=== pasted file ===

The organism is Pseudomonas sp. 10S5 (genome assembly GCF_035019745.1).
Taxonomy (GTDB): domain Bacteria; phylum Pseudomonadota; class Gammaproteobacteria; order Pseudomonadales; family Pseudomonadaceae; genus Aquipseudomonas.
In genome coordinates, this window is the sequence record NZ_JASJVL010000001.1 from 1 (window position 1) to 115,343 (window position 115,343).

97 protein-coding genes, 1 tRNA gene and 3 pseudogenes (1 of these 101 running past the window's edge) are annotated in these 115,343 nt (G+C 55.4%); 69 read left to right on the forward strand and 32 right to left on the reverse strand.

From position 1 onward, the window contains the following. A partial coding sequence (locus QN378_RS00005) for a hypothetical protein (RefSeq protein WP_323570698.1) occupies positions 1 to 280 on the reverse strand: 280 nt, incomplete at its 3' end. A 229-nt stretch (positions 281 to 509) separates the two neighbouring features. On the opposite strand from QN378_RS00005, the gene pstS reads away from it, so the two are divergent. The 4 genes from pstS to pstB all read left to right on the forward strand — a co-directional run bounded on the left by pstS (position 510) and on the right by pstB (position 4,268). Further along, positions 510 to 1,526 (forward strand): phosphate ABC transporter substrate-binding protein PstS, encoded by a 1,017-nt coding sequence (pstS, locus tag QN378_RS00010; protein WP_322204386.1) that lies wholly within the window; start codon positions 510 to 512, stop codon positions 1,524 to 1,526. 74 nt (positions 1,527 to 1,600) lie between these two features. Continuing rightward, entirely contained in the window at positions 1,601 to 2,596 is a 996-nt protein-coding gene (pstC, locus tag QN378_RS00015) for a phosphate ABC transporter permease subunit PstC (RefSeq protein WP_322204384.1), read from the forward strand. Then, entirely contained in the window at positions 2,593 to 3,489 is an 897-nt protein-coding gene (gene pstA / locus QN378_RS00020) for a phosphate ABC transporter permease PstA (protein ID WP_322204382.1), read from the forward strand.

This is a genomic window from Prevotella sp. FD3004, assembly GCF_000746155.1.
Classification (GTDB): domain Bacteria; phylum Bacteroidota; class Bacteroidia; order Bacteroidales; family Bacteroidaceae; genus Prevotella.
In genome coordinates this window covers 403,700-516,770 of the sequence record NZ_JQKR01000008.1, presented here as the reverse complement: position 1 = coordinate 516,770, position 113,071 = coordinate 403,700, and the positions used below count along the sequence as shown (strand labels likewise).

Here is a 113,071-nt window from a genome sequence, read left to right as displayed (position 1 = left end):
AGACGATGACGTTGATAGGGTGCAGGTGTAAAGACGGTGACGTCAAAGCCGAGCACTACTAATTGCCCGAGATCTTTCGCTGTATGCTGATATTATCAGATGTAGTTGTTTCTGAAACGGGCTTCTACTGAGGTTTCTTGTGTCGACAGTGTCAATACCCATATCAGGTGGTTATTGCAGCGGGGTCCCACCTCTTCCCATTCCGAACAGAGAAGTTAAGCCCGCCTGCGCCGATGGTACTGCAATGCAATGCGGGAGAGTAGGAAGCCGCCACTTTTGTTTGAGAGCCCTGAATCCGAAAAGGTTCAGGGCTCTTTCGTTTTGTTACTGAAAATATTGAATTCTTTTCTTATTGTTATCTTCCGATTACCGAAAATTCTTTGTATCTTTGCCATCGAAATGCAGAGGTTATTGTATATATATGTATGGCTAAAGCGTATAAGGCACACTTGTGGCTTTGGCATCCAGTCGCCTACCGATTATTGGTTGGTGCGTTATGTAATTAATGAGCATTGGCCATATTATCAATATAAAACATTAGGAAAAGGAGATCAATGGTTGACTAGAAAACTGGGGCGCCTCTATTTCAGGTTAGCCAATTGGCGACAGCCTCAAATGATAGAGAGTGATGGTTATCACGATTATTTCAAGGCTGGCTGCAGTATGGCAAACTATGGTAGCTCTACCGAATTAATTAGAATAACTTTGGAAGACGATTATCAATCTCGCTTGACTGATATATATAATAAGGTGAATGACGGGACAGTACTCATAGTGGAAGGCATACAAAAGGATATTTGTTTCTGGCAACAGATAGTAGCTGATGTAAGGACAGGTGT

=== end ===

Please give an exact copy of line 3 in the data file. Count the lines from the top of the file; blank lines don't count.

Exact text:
In genome coordinates, this window is the sequence record NZ_JASJVL010000001.1 from 1 (window position 1) to 115,343 (window position 115,343).